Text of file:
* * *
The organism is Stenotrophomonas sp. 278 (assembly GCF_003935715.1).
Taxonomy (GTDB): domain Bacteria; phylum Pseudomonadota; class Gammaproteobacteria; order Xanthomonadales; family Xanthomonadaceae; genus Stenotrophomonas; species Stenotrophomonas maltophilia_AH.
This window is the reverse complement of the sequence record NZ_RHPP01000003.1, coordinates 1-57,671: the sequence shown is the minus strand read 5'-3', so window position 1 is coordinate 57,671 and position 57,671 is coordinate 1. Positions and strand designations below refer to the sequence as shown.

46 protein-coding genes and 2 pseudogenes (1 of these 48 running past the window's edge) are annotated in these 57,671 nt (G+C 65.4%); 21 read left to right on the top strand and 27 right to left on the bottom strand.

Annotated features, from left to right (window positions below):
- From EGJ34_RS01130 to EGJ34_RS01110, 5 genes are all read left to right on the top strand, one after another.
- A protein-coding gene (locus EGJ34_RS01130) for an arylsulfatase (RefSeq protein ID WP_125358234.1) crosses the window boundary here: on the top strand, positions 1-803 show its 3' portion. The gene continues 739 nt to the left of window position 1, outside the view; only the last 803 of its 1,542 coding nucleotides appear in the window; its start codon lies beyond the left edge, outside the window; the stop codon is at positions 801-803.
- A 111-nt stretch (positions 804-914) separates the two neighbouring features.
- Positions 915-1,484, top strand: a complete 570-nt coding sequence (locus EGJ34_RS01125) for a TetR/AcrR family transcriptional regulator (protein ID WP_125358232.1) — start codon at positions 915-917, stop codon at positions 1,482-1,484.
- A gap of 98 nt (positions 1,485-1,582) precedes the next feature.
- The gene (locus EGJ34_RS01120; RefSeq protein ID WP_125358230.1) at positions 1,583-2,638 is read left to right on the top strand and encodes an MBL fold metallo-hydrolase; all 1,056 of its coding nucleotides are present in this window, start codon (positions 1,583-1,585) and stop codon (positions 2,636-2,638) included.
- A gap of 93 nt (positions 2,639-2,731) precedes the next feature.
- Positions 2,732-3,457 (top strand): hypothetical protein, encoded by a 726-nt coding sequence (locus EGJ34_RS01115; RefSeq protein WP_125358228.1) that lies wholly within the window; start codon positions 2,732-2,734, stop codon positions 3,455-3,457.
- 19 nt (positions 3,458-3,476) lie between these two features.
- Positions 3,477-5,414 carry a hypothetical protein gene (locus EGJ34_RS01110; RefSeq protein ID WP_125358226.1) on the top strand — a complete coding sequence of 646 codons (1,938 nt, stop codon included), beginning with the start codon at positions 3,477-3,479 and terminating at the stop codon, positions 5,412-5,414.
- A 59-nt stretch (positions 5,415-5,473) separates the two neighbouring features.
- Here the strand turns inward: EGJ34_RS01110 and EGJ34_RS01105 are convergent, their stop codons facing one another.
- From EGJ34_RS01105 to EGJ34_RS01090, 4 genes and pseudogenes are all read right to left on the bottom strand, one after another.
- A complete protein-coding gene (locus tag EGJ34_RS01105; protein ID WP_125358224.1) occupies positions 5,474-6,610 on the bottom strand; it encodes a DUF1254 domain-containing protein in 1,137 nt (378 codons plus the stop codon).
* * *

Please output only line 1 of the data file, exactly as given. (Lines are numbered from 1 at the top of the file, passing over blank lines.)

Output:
The organism is Stenotrophomonas sp. 278 (assembly GCF_003935715.1).